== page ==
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Some further shots of the back of the unit

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My standard unit of measure to give an idea of the size of the unit!

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Usage

The unit initially takes a few seconds to boot but then presents you with the home screen as illustrated below.

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There are four main options available on the (very red!) home menu – Media Library, Internet, File Manager and Settings. If you connect the unit via an ethernet capable and your network is set up with DHCP as  a matter of course, you will be able to delve straight in to the media library. However, if you have connected via the wireless aerial you will have to visit the settings menu first to swap the connection over to the wireless link and enter any WEP or WPA keys for your network. Visible SSIDs are shown as a matter of course, but if you have hidden this then there is a little more work to do.

Media Library

This is where you access the various libraries on the PCs and WHS machines on your network. If these devices require a user and password then the Xtreamer prompts you for this information, which you can then save away as a favorite shortcut.

I had samples of the many file formats supported and they all played and the unit had a very good picture quality. Any degradation of image would be down to the “ripping” quality of any DVDs into secondary formats such as AVI.  However all the professionally created MPG, AVI and MKV files that I have played nicely without any issues, and no “remnants” of any kind were visible.

One omission in the playback formats that I immediately found was a lack of support for .dvr-ms or .wtv, (as created by Media Center in Win 7), so I was unable to play back any recordings made on my Windows Media Center machines. To me this was the only real negative side of this unit, but frankly for the way that I use the media files on the network it was rather a large problem.

Internet

This menu gives you access to the online services such as YouTube and YahooVideo, but this is where I did start to encounter judder and latency in the playing video. However this is very likely to be down to your broadband connection rather than an inherent issue with the device. The “loading” icon which is just a square that gradually fills, is unattractive but of course doesn’t effect the eventual playback. This is also different from the other loading icon shown elsewhere which is a red circle that spins, much in the same light as some Microsoft offerings, but is red rather than the Microsoft blue.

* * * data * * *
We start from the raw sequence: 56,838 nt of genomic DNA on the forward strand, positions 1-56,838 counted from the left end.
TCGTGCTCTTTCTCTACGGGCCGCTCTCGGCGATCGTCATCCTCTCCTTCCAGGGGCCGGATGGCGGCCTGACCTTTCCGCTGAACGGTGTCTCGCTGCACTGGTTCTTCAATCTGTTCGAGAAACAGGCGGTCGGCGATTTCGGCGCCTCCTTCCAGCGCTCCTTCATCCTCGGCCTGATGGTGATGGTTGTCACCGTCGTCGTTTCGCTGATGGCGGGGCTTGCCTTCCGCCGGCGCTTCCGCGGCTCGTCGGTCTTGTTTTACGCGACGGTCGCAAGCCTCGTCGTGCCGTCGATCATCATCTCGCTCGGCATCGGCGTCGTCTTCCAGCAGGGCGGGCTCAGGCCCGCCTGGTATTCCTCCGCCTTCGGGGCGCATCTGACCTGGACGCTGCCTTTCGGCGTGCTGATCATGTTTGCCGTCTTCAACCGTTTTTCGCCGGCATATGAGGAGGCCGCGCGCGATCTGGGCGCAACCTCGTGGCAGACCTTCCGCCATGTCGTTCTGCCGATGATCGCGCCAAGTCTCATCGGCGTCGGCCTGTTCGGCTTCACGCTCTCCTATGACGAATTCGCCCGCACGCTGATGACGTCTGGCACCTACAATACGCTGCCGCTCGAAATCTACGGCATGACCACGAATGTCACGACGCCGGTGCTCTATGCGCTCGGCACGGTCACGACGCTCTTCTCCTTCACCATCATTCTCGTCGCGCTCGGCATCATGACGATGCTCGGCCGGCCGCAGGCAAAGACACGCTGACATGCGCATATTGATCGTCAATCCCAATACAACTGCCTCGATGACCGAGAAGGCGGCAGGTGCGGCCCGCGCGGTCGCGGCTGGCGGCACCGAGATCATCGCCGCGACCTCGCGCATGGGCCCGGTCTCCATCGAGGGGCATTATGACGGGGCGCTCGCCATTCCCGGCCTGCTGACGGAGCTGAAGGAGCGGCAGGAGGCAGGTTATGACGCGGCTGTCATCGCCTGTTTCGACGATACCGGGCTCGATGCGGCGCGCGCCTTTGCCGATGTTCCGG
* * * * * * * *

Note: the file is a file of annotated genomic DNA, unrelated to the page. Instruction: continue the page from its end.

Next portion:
This ability to watch internet based videos is a nice “extra” feature, but not really something that I think most users would make use of. If this was extended into making use of the BBCs iPlayer and the similar viewers from other channels, then the functionality would be of more use to the average viewer.

File Manager

This screen can be used to move files across your network or from any attached NAS drives onto the optional SATA 2.5″ drive that you can fit into the device. I feel that this would more logically sit off of the settings menu rather than as a front screen item. However this function is easy to use and its obvious how to move files around.

Settings

In the settings menu you can alter such things as network connectivity, interface language, output for 1080p. The options are logically set out under various sub-categories, and even non-IT people should be able to alter the products set up to suit their own viewing environment.

Playback

All the video files I tried, played cleanly with crisp imagery, (except those that had been encoded with less than optimum settings in the first place), so the overall view of this as a streaming device was that it accomplishes the job well. One issue with some videos is that if you paused and came out of them, and then went back to them; the unit offered to resume the video. You would presume that having been offered this that the video would start where you left off, but it didn’t. It just started right at the beginning again! It may be that those file formats don’t easily allow for resuming, but the Xtreamer should know the difference between those that do and those that don’t. This isn’t a major criticism as the Xtreamer allows you to fast forward at up to 32 x the normal speed, so you can get back to where you were quickly.

Music playback was equally easy to navigate to and the music played back cleanly and without any jerkiness.